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A biologist wrote to me:

... C- or N-terminus,... For example, a C-terminal tryptic peptide like AGWRGSDSHSR, would be...

I don't have any idea what that is. When I google the term ("C-terminal tryptic peptide"), nothing obvious came up. What's that? Why AGWEGSDSHSR is a "C-terminal tryptic peptide"?

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    $\begingroup$ Did a biologist really write this to you? Seems strange as it's clearly not your field. But really how do you expect a decent answer unless you give us the full text and context of what appears to me as a quite bizarre communication. $\endgroup$
    – David
    Apr 12, 2018 at 18:52

2 Answers 2

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Its quite simple if you look at the basics! Lets have a look at the sequence you give:

AGWRGSDSHSR

Write that in 3-letter terms1:

Ala-Gly-Trp-Arg-Gly-Ser-Asp-Ser-His-Ser-Arg

Pay attention to the C-terminus. The last amino acid residue in the sequence is Arginine. Now, its well established that Trypsin cleaves a polypeptide after (i.e. towards the C-terminal side of) Lysine and Arginine2.

Thus, C-terminal tryptic peptide is the peptide that remains after a polypeptide has been treated with Trypsin.

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  • $\begingroup$ Its just about getting the clues @smallchess $\endgroup$ Apr 12, 2018 at 11:08
  • $\begingroup$ Ah, so it refers to where the peptide was cleaved, not where the peptide was located on the original protein. Unintuitive for me :) $\endgroup$
    – Armatus
    Apr 12, 2018 at 11:10
  • $\begingroup$ @armatus haha I've been working on peptide sequencing for a while now, so I got the point there ;) $\endgroup$ Apr 12, 2018 at 11:12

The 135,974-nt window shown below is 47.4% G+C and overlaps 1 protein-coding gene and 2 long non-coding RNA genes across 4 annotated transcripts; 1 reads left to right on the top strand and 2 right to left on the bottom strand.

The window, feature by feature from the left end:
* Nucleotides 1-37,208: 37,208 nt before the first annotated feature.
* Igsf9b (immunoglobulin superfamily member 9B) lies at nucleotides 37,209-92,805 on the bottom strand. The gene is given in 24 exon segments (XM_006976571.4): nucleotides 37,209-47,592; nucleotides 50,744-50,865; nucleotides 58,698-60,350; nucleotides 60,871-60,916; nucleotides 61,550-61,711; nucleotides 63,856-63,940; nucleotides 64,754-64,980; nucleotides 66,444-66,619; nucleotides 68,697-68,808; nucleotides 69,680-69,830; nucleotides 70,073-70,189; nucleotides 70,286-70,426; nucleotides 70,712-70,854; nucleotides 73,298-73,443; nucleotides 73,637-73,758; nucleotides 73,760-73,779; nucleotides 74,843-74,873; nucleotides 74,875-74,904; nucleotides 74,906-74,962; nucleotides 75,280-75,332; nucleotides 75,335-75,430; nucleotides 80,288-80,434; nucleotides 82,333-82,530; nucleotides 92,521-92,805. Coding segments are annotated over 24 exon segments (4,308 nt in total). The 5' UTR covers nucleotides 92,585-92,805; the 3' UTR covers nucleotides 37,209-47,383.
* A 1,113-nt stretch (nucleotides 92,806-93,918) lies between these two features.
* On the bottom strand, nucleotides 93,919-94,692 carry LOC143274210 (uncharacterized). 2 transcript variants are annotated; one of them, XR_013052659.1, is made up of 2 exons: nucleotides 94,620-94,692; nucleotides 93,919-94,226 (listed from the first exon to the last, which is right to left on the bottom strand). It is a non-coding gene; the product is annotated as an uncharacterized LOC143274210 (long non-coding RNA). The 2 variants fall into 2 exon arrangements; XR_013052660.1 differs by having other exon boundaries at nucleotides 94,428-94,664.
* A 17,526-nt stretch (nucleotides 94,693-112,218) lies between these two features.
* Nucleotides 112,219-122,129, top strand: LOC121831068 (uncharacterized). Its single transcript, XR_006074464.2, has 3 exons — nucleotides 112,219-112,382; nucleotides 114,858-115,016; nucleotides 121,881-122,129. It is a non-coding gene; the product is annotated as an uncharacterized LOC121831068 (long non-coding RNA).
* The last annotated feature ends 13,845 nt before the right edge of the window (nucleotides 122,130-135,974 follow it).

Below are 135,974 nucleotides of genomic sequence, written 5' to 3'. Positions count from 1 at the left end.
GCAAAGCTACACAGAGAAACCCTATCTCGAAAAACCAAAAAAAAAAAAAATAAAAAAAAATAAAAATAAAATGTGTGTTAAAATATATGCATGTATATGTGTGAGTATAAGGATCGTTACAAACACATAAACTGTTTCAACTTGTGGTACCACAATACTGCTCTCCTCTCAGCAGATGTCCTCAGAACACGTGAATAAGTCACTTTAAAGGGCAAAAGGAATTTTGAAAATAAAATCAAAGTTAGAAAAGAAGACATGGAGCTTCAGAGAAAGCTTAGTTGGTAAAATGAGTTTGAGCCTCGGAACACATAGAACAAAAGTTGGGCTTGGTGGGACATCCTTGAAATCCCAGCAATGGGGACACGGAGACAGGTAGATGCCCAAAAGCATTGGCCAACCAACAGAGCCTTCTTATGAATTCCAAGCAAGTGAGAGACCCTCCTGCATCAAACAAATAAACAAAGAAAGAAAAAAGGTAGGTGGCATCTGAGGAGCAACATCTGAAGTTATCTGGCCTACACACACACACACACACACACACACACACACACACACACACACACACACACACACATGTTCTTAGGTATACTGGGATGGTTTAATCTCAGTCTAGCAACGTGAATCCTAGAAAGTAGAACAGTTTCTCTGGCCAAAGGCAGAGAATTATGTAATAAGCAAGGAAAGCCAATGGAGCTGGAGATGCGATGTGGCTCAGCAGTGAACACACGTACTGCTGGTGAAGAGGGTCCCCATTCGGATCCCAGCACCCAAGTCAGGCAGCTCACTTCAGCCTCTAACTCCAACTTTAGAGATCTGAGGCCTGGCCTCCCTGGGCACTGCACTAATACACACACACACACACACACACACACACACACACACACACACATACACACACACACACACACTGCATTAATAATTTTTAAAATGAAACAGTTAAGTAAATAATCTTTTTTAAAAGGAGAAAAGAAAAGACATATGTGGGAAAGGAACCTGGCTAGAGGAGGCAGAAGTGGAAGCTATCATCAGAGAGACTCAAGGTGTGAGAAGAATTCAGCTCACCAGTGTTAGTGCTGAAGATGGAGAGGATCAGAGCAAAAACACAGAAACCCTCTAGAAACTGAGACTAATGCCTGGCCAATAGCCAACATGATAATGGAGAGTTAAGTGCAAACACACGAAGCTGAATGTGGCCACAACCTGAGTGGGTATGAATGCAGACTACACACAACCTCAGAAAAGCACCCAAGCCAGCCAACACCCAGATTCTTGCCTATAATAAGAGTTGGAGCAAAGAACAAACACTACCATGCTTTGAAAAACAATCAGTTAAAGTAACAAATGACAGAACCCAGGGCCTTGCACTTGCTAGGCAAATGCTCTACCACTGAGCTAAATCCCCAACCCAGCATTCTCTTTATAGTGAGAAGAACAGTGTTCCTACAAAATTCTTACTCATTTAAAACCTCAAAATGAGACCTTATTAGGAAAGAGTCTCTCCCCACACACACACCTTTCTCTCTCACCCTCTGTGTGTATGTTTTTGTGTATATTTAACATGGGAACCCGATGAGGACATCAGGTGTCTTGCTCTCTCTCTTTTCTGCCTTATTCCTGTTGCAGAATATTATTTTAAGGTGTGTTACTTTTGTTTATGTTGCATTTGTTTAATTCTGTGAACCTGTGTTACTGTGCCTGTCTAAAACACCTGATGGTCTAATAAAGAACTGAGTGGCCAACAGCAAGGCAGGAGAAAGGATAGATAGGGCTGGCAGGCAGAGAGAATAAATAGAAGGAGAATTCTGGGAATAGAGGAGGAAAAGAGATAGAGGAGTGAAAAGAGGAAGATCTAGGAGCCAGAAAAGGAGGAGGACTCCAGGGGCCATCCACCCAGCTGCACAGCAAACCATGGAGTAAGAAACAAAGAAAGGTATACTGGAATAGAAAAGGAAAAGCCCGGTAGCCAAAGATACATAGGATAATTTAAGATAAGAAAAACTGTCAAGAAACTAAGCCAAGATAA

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    $\begingroup$ Trypsin does not cleave at the "carboxy-terminus" of any amino acid, as that term is used to designate one end of a protein (that with a free alpha-COOH). I also do not believe "C-terminal lysis by trypsin" means anything, or if it did it would mean the removal of the C-terminal amino acid, which is here not the case. Your answer does not represent usage and is clearly wrong. $\endgroup$
    – David
    Apr 12, 2018 at 18:47
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    $\begingroup$ Downvotes are free that is why instead of giving input to improve the answer people go around anon downvoting. $\endgroup$
    – Roni Saiba
    Apr 13, 2018 at 6:32
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Unless your corespondent is off their rocker (or I am), this is rather unambiguously referring to the peptide released from the C-terminal end of a polypeptide by tryptic digestion.

This means that the final arginine in your sequence would have been the C-terminus of the original polypeptide, not the trypsin cleavage site. It also means that your sequence was preceded by R or K.

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  • $\begingroup$ Quite, which is why it looks like some sort of homework question, with the R in the sequence as red herring. $\endgroup$
    – David
    Apr 13, 2018 at 5:34

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